10 The New Old Testament

AMANDA MacINNIS (Wednesday, July 31st,
11 God’s Word for the Church
12 The Man of Steel and the Man who Worshipped the Sun

JAMES McGRATH (Friday, August 2nd,
13 The Man with the Burning Hand vs. the Man with the Honeyed Sword
14 A Postscript

There still (shocking!) aren’t that many books about the Septuagint, so I’m sure this will be a welcome addition. Law writes on his blog, “I shall not rest until there is a Septuagint in the hand of every woman, man, girl and boy.”

I think he’s kidding (but not sure about this), but TML loves his LXX. I’m looking forward to being part of the review. More to follow here.

Books for Sale: Hermeneia 38 vol. CD-ROM (Logos), $149, OBO


I’m looking to sell the Hermeneia CD-ROM set (38 vols., 2006). It’s compatible with Logos/Libronix. $149 (and willing to consider offers). See here and here for details on the set.

If you want to contact me about a possible purchase, feel free to use this form, and we’ll talk. I generally do things through PayPal.

2014 UPDATE: I’ve still got the 38-volume set available to sell (unopened), if you’re interested.

UPDATE 2: It’s now sold.

NA28 Greek New Testament text in Accordance


The NA28 Greek New Testament is now available for purchase in Accordance Bible Software. The text itself is free here. The Accordance version includes the apparatus, marginalia, and other nice enhancements. Here’s a screencast that shows how you can use the NA28 in Accordance:

More about the Nestle-Aland edition is here. Its Accordance product page is here, with an Accordance blog post about it here.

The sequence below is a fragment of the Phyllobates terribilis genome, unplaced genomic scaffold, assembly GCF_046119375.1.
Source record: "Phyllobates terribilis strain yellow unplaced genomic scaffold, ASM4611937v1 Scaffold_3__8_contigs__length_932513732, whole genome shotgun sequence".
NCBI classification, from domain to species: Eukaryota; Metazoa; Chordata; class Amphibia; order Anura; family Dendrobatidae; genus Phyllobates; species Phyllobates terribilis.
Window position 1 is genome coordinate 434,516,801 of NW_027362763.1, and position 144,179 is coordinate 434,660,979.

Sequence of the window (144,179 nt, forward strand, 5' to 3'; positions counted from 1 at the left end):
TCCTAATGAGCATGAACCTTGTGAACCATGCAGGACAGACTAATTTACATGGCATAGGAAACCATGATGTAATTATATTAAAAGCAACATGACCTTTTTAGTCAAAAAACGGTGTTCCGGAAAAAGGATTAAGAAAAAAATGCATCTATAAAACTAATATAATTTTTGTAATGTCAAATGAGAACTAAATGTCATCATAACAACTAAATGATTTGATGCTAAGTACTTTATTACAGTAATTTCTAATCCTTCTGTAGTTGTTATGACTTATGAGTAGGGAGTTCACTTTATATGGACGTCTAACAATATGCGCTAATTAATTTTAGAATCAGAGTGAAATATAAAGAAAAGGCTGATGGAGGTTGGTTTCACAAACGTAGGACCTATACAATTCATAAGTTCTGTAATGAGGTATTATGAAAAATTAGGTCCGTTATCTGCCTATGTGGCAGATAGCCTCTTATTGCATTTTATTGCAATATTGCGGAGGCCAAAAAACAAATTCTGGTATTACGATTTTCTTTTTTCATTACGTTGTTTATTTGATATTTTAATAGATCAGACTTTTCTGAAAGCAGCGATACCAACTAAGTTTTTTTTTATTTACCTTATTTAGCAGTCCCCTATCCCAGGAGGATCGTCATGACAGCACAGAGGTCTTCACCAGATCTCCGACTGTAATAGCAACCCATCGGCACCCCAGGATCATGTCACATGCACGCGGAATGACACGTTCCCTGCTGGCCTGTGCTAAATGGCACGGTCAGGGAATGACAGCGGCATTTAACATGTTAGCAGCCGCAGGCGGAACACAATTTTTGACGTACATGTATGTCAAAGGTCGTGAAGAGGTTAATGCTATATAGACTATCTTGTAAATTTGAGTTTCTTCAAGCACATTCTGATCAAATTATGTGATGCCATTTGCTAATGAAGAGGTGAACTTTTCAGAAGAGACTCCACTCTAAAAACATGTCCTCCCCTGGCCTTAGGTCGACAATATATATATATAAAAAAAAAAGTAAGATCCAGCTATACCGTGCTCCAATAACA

Not as Literal as You Think? A Review of One Bible, Many Versions

One Bible Many Versions

“Are literal versions really literal?” So asks Dave Brunn in One Bible, Many Versions: Are All Translations Created Equal? Brunn is a missionary and educator with extensive Bible translation experience. Noting that the Bible is “virtually silent” on “the issue of translation theory,” he seeks in his book to answer questions like:

  • “How literal should a Bible translation be?”
  • “What makes a translation of the Scriptures faithful and accurate?”
  • “What is the significance of the original form and the original meaning?”

He examines versions as diverse as the Message, the New Living Translation, the New International Version, the English Standard Version, and quite a few others. He lists examples on both the word level and the sentence level to show that “every ‘literal’ version frequently sets aside its own standards of literalness and word-for-word translation,” when slavish literalism would compromise meaning in the target language. For example, the New American Standard Bible–hailed as one of the most literal English translations–takes Genesis 4:1 (Hebrew: [Adam] knew [Eve]) and translates knew as had relations with. This accurately captures the meaning of Gen. 4:1, but it is not word-for-word.

So, too, with the ESV: Mark 9:3’s “no cloth refiner on earth” becomes “no one on earth” (among many, many examples Brunn gives).

At issue here is the relationship between form and meaning. He writes:

The form includes the letters, words, phrases, sentences, paragraphs, and so on. The meaning consists of the concepts or thoughts associated with each of the forms. Both elements are essential in all communication. …[I]t could be hard to argue that one is more important than the other.